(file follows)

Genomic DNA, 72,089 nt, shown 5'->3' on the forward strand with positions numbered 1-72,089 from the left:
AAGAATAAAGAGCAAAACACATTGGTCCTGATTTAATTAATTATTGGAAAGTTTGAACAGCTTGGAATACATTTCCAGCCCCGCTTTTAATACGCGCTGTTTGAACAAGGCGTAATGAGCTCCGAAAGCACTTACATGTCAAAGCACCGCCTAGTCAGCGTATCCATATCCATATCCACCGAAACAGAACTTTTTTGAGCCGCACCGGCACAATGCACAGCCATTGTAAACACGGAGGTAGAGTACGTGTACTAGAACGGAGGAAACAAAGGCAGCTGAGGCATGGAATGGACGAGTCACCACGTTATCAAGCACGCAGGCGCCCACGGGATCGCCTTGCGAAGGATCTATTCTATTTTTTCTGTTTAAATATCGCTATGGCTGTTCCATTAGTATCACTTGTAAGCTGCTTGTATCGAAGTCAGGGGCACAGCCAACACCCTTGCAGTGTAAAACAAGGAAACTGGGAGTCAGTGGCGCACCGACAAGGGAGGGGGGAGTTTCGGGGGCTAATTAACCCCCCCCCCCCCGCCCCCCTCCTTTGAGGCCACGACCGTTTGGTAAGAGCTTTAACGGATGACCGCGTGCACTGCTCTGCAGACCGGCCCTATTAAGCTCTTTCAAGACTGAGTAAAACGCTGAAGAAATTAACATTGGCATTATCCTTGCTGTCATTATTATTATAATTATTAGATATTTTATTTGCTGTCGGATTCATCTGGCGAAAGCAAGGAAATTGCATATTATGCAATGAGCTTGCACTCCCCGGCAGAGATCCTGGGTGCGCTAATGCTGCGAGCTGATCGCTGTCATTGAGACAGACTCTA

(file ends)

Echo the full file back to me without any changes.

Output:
Genomic DNA, 72,089 nt, shown 5'->3' on the forward strand with positions numbered 1-72,089 from the left:
AAGAATAAAGAGCAAAACACATTGGTCCTGATTTAATTAATTATTGGAAAGTTTGAACAGCTTGGAATACATTTCCAGCCCCGCTTTTAATACGCGCTGTTTGAACAAGGCGTAATGAGCTCCGAAAGCACTTACATGTCAAAGCACCGCCTAGTCAGCGTATCCATATCCATATCCACCGAAACAGAACTTTTTTGAGCCGCACCGGCACAATGCACAGCCATTGTAAACACGGAGGTAGAGTACGTGTACTAGAACGGAGGAAACAAAGGCAGCTGAGGCATGGAATGGACGAGTCACCACGTTATCAAGCACGCAGGCGCCCACGGGATCGCCTTGCGAAGGATCTATTCTATTTTTTCTGTTTAAATATCGCTATGGCTGTTCCATTAGTATCACTTGTAAGCTGCTTGTATCGAAGTCAGGGGCACAGCCAACACCCTTGCAGTGTAAAACAAGGAAACTGGGAGTCAGTGGCGCACCGACAAGGGAGGGGGGAGTTTCGGGGGCTAATTAACCCCCCCCCCCCCGCCCCCCTCCTTTGAGGCCACGACCGTTTGGTAAGAGCTTTAACGGATGACCGCGTGCACTGCTCTGCAGACCGGCCCTATTAAGCTCTTTCAAGACTGAGTAAAACGCTGAAGAAATTAACATTGGCATTATCCTTGCTGTCATTATTATTATAATTATTAGATATTTTATTTGCTGTCGGATTCATCTGGCGAAAGCAAGGAAATTGCATATTATGCAATGAGCTTGCACTCCCCGGCAGAGATCCTGGGTGCGCTAATGCTGCGAGCTGATCGCTGTCATTGAGACAGACTCTA